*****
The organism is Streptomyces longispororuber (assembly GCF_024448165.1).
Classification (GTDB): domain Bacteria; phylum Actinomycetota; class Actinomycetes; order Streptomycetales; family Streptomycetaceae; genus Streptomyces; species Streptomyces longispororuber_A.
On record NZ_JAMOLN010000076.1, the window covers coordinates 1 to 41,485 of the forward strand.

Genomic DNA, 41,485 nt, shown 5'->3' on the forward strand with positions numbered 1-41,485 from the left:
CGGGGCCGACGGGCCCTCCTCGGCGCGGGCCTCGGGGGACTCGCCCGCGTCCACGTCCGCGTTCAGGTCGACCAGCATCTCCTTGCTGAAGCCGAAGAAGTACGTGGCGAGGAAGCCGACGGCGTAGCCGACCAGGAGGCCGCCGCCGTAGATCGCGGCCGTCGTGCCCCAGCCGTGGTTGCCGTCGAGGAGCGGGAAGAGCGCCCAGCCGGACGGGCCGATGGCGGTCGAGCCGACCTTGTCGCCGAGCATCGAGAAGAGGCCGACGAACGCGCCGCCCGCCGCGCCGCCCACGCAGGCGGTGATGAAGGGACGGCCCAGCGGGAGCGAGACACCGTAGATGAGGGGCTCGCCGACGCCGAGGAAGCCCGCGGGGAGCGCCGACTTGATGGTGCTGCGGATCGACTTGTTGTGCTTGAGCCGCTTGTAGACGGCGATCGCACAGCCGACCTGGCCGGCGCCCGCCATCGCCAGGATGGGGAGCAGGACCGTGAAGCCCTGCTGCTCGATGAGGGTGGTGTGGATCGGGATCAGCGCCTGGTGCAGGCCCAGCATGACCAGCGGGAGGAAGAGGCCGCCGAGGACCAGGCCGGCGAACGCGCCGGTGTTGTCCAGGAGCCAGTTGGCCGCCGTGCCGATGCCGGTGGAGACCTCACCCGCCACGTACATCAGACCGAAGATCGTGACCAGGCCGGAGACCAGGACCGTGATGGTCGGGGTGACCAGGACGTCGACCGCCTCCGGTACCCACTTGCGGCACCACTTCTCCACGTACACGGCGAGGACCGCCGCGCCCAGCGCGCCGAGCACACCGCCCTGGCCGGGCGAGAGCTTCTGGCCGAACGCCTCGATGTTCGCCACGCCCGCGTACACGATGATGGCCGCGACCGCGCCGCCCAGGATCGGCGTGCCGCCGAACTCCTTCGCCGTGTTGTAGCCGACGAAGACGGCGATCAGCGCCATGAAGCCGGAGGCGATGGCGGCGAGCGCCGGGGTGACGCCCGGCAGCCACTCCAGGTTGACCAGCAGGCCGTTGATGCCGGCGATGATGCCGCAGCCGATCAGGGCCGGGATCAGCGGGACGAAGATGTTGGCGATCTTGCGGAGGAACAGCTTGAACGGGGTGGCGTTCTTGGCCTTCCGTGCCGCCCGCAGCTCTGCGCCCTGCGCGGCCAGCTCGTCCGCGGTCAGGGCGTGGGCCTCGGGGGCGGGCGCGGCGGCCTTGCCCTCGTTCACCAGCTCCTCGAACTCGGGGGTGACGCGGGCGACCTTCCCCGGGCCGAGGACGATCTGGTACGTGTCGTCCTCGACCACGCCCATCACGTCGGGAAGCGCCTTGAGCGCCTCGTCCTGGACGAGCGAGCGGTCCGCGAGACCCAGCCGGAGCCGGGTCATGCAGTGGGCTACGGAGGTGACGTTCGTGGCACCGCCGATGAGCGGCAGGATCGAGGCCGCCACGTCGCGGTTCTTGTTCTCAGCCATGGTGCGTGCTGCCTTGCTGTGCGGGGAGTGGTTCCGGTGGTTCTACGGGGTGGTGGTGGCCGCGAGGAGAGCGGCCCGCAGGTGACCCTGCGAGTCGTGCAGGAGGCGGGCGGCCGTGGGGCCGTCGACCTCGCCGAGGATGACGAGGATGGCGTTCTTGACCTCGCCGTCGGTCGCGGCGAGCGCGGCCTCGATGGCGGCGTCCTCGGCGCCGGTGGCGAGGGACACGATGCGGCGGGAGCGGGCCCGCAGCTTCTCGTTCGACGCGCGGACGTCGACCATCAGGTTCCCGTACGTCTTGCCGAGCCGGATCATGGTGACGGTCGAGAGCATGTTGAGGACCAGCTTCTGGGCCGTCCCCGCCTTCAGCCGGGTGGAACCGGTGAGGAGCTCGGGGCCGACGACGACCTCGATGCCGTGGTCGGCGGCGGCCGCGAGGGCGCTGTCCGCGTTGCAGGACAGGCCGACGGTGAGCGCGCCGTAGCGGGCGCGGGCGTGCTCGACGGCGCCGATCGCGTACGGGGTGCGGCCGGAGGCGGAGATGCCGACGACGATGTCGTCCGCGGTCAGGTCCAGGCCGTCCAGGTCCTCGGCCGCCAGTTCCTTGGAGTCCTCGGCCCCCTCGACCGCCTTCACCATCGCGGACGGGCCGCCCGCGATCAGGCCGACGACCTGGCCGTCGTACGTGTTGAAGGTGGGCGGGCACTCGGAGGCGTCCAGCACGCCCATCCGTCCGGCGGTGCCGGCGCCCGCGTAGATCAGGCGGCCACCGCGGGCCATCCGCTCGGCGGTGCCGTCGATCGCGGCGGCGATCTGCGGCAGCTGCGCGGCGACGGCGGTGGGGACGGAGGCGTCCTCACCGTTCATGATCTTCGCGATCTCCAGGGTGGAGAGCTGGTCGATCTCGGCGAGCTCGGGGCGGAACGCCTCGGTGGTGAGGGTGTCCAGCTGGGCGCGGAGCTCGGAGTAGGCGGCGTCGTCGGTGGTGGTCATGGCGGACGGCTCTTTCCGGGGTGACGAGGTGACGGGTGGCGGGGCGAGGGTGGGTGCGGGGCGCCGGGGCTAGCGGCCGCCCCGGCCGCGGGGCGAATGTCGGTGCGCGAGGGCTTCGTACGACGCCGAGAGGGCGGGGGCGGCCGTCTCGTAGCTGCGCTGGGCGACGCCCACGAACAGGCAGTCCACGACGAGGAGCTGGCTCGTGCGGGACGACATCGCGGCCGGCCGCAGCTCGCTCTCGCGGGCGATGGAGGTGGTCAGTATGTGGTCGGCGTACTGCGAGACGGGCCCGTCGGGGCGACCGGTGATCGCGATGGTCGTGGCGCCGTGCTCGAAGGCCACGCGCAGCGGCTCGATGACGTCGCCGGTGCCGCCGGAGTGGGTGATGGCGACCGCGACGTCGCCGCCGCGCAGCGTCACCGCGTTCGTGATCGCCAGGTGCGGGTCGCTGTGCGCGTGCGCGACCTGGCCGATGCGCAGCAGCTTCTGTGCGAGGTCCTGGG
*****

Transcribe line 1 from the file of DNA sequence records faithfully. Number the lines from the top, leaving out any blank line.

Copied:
The organism is Streptomyces longispororuber (assembly GCF_024448165.1).